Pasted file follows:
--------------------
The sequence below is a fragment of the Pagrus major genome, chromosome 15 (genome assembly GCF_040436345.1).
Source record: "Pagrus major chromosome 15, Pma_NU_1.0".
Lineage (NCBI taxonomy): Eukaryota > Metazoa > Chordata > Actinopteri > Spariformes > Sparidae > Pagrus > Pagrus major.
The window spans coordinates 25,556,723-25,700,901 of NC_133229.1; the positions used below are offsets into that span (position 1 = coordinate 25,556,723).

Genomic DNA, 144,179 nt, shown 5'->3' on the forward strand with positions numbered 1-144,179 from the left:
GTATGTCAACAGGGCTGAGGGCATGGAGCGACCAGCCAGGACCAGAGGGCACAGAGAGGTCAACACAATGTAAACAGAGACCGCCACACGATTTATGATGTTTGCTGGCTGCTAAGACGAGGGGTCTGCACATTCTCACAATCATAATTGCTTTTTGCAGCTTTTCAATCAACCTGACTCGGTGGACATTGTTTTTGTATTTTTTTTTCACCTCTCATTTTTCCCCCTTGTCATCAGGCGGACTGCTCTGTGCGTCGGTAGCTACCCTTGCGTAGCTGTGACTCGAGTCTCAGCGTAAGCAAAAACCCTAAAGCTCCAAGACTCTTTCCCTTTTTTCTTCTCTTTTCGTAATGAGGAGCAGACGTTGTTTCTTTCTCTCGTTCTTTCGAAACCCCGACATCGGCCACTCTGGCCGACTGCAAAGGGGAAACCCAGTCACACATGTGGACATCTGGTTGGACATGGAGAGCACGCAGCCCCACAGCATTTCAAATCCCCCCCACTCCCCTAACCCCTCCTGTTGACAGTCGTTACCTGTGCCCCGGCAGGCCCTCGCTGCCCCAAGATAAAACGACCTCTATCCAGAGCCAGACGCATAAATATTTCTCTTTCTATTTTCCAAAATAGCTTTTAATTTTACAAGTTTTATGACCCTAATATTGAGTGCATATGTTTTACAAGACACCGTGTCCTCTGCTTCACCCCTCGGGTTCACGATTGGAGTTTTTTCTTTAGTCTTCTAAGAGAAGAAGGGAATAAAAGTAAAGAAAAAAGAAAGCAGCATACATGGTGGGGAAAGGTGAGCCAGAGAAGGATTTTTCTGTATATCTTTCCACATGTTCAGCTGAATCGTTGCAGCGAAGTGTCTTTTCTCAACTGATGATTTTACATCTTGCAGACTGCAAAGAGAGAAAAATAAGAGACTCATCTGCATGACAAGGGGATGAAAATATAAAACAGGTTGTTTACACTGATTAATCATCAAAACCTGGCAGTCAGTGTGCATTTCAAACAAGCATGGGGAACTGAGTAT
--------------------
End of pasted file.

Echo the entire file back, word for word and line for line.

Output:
The sequence below is a fragment of the Pagrus major genome, chromosome 15 (genome assembly GCF_040436345.1).
Source record: "Pagrus major chromosome 15, Pma_NU_1.0".
Lineage (NCBI taxonomy): Eukaryota > Metazoa > Chordata > Actinopteri > Spariformes > Sparidae > Pagrus > Pagrus major.
The window spans coordinates 25,556,723-25,700,901 of NC_133229.1; the positions used below are offsets into that span (position 1 = coordinate 25,556,723).

Genomic DNA, 144,179 nt, shown 5'->3' on the forward strand with positions numbered 1-144,179 from the left:
GTATGTCAACAGGGCTGAGGGCATGGAGCGACCAGCCAGGACCAGAGGGCACAGAGAGGTCAACACAATGTAAACAGAGACCGCCACACGATTTATGATGTTTGCTGGCTGCTAAGACGAGGGGTCTGCACATTCTCACAATCATAATTGCTTTTTGCAGCTTTTCAATCAACCTGACTCGGTGGACATTGTTTTTGTATTTTTTTTTCACCTCTCATTTTTCCCCCTTGTCATCAGGCGGACTGCTCTGTGCGTCGGTAGCTACCCTTGCGTAGCTGTGACTCGAGTCTCAGCGTAAGCAAAAACCCTAAAGCTCCAAGACTCTTTCCCTTTTTTCTTCTCTTTTCGTAATGAGGAGCAGACGTTGTTTCTTTCTCTCGTTCTTTCGAAACCCCGACATCGGCCACTCTGGCCGACTGCAAAGGGGAAACCCAGTCACACATGTGGACATCTGGTTGGACATGGAGAGCACGCAGCCCCACAGCATTTCAAATCCCCCCCACTCCCCTAACCCCTCCTGTTGACAGTCGTTACCTGTGCCCCGGCAGGCCCTCGCTGCCCCAAGATAAAACGACCTCTATCCAGAGCCAGACGCATAAATATTTCTCTTTCTATTTTCCAAAATAGCTTTTAATTTTACAAGTTTTATGACCCTAATATTGAGTGCATATGTTTTACAAGACACCGTGTCCTCTGCTTCACCCCTCGGGTTCACGATTGGAGTTTTTTCTTTAGTCTTCTAAGAGAAGAAGGGAATAAAAGTAAAGAAAAAAGAAAGCAGCATACATGGTGGGGAAAGGTGAGCCAGAGAAGGATTTTTCTGTATATCTTTCCACATGTTCAGCTGAATCGTTGCAGCGAAGTGTCTTTTCTCAACTGATGATTTTACATCTTGCAGACTGCAAAGAGAGAAAAATAAGAGACTCATCTGCATGACAAGGGGATGAAAATATAAAACAGGTTGTTTACACTGATTAATCATCAAAACCTGGCAGTCAGTGTGCATTTCAAACAAGCATGGGGAACTGAGTAT